NEW YORK — ABC News correspondent Bob Woodruff returned to Iraq on Monday for the first time since he was nearly killed there by a roadside bomb more than three years ago.
Woodruff is on a reporting trip that left Washington with Adm. Mike Mullen, chairman of the Joint Chiefs of Staff. The ABC newsman is staying on U.S. military bases while he is in Iraq.
Woodruff suffered a serious brain injury from the Jan. 29, 2006, bomb that exploded while he was riding in an Iraqi army tank, his upper body exposed as he stood in the hatch. He returned to ABC News after an arduous 13-month recovery, and he's done extensive reporting on the plight of people who were severely injured in the war.
"I have wanted to `get back on the horse again' since my recovery," Woodruff said in a blog post. "This will be a different horse, probably not as big, not as fast ..."
He said he owed it to his family and colleagues and the injured "brothers and sisters" he's been reporting about not to venture into battle zones.
It wasn't an easy decision to return, he said. Woodruff and his wife, Lee, wrote the book "In an Instant: A Family's Journey of Love and Healing," about his progression from not even remembering his twin daughters to being able to report again.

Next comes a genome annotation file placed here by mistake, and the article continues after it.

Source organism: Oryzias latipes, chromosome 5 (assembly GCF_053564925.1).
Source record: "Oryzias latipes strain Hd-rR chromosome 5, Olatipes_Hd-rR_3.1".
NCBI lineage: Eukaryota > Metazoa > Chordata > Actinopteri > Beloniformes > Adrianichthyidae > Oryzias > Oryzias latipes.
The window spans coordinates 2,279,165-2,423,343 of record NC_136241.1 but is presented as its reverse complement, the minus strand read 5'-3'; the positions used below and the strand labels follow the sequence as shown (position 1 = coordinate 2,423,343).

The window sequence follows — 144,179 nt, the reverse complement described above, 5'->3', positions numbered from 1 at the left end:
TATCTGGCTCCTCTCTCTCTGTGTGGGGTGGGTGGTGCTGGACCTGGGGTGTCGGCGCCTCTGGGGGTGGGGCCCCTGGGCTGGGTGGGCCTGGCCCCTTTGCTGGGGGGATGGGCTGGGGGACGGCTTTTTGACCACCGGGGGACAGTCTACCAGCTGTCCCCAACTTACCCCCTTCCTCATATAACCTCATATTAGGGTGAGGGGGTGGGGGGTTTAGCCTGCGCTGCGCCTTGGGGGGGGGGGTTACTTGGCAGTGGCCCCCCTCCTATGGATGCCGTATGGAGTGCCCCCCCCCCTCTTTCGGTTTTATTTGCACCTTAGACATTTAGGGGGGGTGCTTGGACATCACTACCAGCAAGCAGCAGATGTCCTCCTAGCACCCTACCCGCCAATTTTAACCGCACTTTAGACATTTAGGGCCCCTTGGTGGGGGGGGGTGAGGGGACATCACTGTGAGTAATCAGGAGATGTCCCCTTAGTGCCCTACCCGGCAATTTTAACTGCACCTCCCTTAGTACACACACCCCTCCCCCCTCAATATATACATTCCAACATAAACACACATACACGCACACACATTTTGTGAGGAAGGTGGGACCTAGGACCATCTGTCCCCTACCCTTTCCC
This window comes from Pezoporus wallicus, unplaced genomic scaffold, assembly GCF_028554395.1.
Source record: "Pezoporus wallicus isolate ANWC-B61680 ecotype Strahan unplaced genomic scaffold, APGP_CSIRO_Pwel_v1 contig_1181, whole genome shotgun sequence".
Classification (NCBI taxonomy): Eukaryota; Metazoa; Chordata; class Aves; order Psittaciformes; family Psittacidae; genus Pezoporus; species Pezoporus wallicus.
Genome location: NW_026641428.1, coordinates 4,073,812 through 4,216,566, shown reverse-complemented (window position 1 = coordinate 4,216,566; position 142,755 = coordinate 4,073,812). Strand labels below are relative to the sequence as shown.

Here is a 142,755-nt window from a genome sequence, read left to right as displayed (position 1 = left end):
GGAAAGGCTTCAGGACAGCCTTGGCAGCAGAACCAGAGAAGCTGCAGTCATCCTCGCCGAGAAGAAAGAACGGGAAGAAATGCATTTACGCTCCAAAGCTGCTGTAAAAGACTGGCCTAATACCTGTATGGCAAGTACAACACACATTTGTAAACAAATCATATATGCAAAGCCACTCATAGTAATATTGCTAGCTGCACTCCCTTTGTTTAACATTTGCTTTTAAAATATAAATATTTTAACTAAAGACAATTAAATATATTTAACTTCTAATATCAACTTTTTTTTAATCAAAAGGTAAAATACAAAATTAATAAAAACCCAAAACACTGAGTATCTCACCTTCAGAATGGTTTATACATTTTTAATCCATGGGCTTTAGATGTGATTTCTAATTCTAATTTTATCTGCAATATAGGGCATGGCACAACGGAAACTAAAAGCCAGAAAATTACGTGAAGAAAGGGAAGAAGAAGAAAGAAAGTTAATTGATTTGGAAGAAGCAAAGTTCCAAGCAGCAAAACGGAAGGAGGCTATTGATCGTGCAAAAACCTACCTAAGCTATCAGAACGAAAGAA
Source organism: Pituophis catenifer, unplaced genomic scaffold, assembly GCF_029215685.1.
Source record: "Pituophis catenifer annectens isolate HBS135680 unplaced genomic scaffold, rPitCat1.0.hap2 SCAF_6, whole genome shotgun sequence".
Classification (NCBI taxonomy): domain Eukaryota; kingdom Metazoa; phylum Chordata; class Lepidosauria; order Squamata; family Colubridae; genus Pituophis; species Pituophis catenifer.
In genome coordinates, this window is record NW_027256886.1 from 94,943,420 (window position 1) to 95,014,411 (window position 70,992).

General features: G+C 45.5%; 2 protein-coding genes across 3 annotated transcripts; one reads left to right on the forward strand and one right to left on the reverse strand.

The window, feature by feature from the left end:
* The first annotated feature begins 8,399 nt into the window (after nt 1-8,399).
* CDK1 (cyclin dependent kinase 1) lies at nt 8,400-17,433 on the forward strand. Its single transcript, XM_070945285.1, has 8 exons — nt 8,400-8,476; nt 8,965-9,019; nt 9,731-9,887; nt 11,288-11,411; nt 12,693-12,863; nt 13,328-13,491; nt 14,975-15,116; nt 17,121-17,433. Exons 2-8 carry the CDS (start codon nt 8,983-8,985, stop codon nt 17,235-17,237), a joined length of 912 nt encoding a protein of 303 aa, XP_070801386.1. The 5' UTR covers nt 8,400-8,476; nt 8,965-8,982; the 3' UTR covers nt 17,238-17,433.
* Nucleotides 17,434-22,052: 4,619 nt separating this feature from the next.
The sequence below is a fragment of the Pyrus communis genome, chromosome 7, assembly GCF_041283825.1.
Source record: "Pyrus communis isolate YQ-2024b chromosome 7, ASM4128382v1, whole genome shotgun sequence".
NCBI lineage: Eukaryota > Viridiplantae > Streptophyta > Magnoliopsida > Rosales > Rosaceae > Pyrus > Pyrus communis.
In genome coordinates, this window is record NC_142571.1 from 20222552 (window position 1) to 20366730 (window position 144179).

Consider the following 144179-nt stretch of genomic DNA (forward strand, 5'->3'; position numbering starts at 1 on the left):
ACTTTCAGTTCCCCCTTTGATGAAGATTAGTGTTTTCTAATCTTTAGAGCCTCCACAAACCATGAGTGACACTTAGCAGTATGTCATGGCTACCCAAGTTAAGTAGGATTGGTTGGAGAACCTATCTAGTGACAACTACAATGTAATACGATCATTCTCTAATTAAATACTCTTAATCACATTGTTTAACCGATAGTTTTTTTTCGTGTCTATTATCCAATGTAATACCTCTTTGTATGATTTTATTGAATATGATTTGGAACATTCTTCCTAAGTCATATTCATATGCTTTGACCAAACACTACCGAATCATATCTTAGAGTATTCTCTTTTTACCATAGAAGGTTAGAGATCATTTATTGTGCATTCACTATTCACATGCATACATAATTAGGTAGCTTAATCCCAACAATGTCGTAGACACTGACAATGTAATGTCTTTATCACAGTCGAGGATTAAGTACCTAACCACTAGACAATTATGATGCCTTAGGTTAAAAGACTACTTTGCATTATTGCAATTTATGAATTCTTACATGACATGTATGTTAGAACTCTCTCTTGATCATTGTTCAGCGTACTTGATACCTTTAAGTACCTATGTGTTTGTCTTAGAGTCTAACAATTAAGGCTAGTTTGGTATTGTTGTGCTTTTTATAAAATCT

He said he wanted to get a picture of how the war is going and also interview medical personnel.
Bad weather foiled his first report, scheduled to air on "World News" Monday. A sandstorm in Kirkuk, where Woodruff and Mullen were, disrupted ABC's satellite capabilities and made them unable to transmit the story, the network said.
ABC News President David Westin, who said when Woodruff returned to work in 2007 that it would be the "height of recklessness" to send him back to Iraq, said the opportunity to travel with Mullen presented the right set of circumstances.
"My concern has always been Bob's health and safety," he wrote in a memo to ABC News staff members Monday. "I was assured he would be on American bases throughout his trip there, but still be able to report firsthand on the important stories of Iraq."
ABC is owned by The Walt Disney Co.
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